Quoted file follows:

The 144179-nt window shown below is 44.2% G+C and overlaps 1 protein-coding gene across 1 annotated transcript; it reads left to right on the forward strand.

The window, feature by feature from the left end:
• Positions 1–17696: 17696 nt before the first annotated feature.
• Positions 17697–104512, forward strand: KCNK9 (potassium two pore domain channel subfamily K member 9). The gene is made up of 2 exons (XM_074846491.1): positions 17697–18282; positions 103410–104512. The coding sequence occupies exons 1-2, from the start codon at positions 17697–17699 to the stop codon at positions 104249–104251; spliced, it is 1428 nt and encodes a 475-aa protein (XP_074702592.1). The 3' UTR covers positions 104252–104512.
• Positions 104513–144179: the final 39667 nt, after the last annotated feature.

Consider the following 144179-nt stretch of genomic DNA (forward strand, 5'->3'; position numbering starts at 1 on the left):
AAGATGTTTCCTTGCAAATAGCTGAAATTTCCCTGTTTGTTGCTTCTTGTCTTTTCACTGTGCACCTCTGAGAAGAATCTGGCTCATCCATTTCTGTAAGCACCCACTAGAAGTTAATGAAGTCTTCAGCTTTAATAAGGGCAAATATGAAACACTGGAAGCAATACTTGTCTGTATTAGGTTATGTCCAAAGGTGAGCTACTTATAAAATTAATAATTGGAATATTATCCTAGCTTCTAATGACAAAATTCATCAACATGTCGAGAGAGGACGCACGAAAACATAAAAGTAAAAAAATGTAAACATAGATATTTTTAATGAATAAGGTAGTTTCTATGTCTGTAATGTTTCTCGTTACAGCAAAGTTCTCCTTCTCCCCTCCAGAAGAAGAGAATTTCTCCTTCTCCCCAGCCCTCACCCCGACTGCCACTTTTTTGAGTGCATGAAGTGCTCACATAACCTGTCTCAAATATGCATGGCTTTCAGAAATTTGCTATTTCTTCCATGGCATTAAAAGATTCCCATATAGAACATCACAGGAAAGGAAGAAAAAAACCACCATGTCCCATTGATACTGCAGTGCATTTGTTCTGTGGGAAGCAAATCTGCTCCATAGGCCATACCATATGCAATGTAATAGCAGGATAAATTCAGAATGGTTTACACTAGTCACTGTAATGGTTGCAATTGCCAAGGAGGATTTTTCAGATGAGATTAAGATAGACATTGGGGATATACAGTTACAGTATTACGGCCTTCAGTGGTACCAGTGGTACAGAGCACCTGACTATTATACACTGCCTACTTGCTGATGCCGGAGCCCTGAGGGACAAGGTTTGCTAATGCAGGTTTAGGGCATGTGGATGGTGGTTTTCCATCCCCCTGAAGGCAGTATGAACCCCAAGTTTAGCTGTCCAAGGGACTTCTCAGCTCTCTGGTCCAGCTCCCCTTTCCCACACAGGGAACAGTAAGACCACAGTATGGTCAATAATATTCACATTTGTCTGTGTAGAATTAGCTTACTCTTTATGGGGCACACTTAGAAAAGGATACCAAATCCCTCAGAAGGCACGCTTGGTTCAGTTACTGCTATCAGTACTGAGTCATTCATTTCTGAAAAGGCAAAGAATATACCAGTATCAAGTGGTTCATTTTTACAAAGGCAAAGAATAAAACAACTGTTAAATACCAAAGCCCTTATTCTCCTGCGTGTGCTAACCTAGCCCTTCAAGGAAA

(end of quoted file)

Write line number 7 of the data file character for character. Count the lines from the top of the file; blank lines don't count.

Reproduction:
AAGATGTTTCCTTGCAAATAGCTGAAATTTCCCTGTTTGTTGCTTCTTGTCTTTTCACTGTGCACCTCTGAGAAGAATCTGGCTCATCCATTTCTGTAAGCACCCACTAGAAGTTAATGAAGTCTTCAGCTTTAATAAGGGCAAATATGAAACACTGGAAGCAATACTTGTCTGTATTAGGTTATGTCCAAAGGTGAGCTACTTATAAAATTAATAATTGGAATATTATCCTAGCTTCTAATGACAAAATTCATCAACATGTCGAGAGAGGACGCACGAAAACATAAAAGTAAAAAAATGTAAACATAGATATTTTTAATGAATAAGGTAGTTTCTATGTCTGTAATGTTTCTCGTTACAGCAAAGTTCTCCTTCTCCCCTCCAGAAGAAGAGAATTTCTCCTTCTCCCCAGCCCTCACCCCGACTGCCACTTTTTTGAGTGCATGAAGTGCTCACATAACCTGTCTCAAATATGCATGGCTTTCAGAAATTTGCTATTTCTTCCATGGCATTAAAAGATTCCCATATAGAACATCACAGGAAAGGAAGAAAAAAACCACCATGTCCCATTGATACTGCAGTGCATTTGTTCTGTGGGAAGCAAATCTGCTCCATAGGCCATACCATATGCAATGTAATAGCAGGATAAATTCAGAATGGTTTACACTAGTCACTGTAATGGTTGCAATTGCCAAGGAGGATTTTTCAGATGAGATTAAGATAGACATTGGGGATATACAGTTACAGTATTACGGCCTTCAGTGGTACCAGTGGTACAGAGCACCTGACTATTATACACTGCCTACTTGCTGATGCCGGAGCCCTGAGGGACAAGGTTTGCTAATGCAGGTTTAGGGCATGTGGATGGTGGTTTTCCATCCCCCTGAAGGCAGTATGAACCCCAAGTTTAGCTGTCCAAGGGACTTCTCAGCTCTCTGGTCCAGCTCCCCTTTCCCACACAGGGAACAGTAAGACCACAGTATGGTCAATAATATTCACATTTGTCTGTGTAGAATTAGCTTACTCTTTATGGGGCACACTTAGAAAAGGATACCAAATCCCTCAGAAGGCACGCTTGGTTCAGTTACTGCTATCAGTACTGAGTCATTCATTTCTGAAAAGGCAAAGAATATACCAGTATCAAGTGGTTCATTTTTACAAAGGCAAAGAATAAAACAACTGTTAAATACCAAAGCCCTTATTCTCCTGCGTGTGCTAACCTAGCCCTTCAAGGAAA